Effects of acute tryptophan depletion on prefrontal-amygdala connectivity while viewing facial signals of aggression.

Passamonti L, Crockett MJ, Apergis-Schoute AM, Clark L, Rowe JB, Calder AJ, Robbins TW - Biol. Psychiatry (2011)

(A) Preferred model during placebo. The amygdala (AMY) is the only region where driving inputs (all faces vs. fixation, black “thick” arrows) start the “perturbation” of the network. In this model, the contextual modulator (angry vs. neutral faces, red arrows) influences all neural pathways linking the ventral anterior cingulate cortex (vACC), ventrolateral prefrontal cortex (VLPFC), and AMY. The intrinsic connectivity (black “thin” arrows) represents the couplings between regions irrespective of any experimental manipulation and are modeled as reciprocal connections between all three regions. (B, C) Expected probability and (E and F) exceedance probability for all 49 models shown in Supplement 1 Figures S1–S3 using random-effects (RFX) Bayesian model selection during placebo and acute tryptophan depletion (ATD). Compared with placebo, under ATD, model C1.1 has lower expected and exceedance probabilities; at the same time, model C2.1 and C3.1 (D) became more likely. These latter models are characterized by a smaller number of contextual modulators (affecting two or one couples of specific pathways) compared with model C1.1 where contextual modulators affect all possible pathways.
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Related In: Results  -  Collection

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fig3: (A) Preferred model during placebo. The amygdala (AMY) is the only region where driving inputs (all faces vs. fixation, black “thick” arrows) start the “perturbation” of the network. In this model, the contextual modulator (angry vs. neutral faces, red arrows) influences all neural pathways linking the ventral anterior cingulate cortex (vACC), ventrolateral prefrontal cortex (VLPFC), and AMY. The intrinsic connectivity (black “thin” arrows) represents the couplings between regions irrespective of any experimental manipulation and are modeled as reciprocal connections between all three regions. (B, C) Expected probability and (E and F) exceedance probability for all 49 models shown in Supplement 1 Figures S1–S3 using random-effects (RFX) Bayesian model selection during placebo and acute tryptophan depletion (ATD). Compared with placebo, under ATD, model C1.1 has lower expected and exceedance probabilities; at the same time, model C2.1 and C3.1 (D) became more likely. These latter models are characterized by a smaller number of contextual modulators (affecting two or one couples of specific pathways) compared with model C1.1 where contextual modulators affect all possible pathways.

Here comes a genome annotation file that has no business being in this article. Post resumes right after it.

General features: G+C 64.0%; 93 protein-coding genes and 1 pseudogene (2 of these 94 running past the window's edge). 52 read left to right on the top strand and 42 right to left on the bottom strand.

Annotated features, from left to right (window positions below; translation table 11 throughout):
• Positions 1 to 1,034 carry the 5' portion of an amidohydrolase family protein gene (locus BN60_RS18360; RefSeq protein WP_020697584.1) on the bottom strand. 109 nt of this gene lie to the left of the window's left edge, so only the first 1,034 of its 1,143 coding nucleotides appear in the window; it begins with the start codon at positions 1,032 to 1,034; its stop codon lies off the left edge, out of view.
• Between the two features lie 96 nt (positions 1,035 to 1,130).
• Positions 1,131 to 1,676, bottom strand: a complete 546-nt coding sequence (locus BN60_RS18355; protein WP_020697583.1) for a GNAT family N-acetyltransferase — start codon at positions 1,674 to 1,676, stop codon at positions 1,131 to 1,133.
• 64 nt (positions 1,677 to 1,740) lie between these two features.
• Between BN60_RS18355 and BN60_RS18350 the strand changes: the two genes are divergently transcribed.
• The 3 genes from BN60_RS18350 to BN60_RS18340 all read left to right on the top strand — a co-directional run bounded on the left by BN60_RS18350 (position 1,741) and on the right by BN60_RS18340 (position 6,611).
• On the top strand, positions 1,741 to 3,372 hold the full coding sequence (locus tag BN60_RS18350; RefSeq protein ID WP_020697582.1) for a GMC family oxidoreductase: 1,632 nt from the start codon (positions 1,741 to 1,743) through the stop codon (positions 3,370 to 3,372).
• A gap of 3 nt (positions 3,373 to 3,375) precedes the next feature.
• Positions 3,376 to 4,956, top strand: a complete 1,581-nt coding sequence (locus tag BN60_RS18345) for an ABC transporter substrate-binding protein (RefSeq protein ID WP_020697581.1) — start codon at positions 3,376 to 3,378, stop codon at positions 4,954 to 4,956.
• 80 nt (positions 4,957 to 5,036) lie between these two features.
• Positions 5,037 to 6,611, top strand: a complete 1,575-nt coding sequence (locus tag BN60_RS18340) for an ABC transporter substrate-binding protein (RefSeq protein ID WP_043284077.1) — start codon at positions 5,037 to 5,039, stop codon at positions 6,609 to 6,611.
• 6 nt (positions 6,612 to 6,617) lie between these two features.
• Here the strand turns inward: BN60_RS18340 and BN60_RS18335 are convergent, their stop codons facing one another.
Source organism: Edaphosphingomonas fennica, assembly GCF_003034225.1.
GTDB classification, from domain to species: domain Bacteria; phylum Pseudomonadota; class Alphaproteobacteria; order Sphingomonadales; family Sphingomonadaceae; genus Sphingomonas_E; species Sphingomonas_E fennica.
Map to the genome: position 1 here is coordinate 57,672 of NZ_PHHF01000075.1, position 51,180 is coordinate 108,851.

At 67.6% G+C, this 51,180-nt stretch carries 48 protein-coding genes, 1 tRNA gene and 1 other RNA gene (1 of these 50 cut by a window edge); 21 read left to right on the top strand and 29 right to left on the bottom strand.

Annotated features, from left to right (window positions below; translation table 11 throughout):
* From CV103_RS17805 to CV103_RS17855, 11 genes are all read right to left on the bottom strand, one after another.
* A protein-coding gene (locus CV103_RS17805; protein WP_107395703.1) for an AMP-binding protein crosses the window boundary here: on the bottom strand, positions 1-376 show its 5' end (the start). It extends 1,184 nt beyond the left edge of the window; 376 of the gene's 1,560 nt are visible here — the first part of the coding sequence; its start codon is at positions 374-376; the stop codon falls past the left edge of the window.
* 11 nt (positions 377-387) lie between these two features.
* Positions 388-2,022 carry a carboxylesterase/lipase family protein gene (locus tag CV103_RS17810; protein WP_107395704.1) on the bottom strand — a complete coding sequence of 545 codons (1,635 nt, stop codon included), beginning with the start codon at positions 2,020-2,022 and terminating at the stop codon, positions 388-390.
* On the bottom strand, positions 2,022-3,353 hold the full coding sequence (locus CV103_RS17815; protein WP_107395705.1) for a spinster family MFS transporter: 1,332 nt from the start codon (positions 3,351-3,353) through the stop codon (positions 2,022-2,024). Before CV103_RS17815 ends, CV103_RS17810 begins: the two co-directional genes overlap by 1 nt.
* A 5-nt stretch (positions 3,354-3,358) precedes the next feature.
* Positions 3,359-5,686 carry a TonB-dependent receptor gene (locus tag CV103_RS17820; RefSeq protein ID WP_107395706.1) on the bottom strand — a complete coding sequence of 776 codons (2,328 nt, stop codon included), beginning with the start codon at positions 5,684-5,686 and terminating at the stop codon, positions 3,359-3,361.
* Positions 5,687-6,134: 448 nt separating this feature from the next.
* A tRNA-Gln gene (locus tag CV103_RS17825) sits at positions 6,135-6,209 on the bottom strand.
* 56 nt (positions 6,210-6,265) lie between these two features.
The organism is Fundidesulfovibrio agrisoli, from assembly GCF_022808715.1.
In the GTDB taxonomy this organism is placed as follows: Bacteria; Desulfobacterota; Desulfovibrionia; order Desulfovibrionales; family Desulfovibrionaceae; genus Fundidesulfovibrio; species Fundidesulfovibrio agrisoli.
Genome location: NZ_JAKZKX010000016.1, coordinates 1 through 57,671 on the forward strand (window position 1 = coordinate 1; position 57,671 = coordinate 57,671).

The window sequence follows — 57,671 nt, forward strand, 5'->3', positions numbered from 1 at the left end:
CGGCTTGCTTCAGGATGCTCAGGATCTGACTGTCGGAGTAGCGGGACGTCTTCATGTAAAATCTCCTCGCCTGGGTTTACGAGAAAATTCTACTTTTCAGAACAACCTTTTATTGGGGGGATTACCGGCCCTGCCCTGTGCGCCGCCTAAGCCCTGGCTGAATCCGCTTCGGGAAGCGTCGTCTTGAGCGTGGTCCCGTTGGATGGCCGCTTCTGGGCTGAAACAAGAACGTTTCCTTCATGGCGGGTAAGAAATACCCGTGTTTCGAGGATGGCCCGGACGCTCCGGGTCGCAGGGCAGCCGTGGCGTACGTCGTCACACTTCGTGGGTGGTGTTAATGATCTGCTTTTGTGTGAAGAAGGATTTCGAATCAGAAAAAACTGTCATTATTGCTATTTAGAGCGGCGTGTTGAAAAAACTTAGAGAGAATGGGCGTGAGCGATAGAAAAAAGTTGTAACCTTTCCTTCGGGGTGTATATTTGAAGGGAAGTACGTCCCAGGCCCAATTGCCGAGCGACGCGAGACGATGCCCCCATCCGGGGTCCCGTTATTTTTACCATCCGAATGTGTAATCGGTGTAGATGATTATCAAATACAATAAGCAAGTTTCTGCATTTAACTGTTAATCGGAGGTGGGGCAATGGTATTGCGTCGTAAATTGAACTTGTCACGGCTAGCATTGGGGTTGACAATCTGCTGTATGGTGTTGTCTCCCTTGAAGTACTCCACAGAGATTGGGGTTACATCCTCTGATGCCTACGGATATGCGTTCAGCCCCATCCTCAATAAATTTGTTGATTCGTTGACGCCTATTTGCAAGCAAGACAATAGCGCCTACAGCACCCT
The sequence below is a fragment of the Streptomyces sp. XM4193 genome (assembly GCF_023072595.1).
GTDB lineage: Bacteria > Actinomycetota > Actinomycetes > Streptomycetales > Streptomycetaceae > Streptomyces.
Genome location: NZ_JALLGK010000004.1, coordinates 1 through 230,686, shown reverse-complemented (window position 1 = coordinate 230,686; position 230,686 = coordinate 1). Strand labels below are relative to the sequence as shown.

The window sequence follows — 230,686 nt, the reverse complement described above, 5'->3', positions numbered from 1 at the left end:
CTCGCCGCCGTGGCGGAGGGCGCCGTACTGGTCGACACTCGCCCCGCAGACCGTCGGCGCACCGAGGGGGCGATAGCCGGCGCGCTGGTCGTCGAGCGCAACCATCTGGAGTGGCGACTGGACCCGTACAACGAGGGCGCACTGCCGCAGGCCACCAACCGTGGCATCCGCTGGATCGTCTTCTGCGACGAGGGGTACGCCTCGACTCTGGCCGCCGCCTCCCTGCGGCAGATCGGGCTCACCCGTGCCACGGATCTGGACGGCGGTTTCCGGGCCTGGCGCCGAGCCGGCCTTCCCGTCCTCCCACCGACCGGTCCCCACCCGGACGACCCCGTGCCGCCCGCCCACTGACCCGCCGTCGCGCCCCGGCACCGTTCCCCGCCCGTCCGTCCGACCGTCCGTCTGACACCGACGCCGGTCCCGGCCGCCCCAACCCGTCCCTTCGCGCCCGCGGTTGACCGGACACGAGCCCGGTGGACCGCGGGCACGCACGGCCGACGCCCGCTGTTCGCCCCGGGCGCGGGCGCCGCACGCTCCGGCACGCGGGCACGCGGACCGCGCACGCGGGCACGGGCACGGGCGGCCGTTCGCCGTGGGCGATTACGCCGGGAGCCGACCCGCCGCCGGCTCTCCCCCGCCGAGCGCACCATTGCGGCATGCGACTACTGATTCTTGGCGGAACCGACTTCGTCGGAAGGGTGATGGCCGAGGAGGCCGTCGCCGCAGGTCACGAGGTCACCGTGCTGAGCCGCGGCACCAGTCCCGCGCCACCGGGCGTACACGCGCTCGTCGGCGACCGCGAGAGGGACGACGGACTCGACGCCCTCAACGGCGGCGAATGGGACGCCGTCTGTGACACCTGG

Mentions: For placebo, RFX-BMS indicated evidence favoring model C1.1 (Figure 3B–E). In this family (Figure 3A), driving inputs (all faces) entered the system via the amygdala alone, whereas the angry vs. neutral modulator affected bidirectional connections in all three pathways. Hence, during placebo, the effect of the task is distributed within internal PFC circuitry and across PFC–amygdala connections.

Bottom Line: However, whether lowering 5-HT alters the dynamic interplay between the PFC and the amygdala has not been directly tested in humans.Data from 19 subjects were available for the final analyses.We provide strong support for neurobiological accounts positing that 5-HT significantly influences PFC-amygdala circuits implicated in aggression and other affective behaviors.

View Article: PubMed Central - PubMed

Affiliation: Unità di Ricerca Neuroimmagini, Consiglio Nazionale delle Ricerche, Catanzaro, Italy. l.passamonti@isn.cnr.it

Show MeSH
Related in: MedlinePlus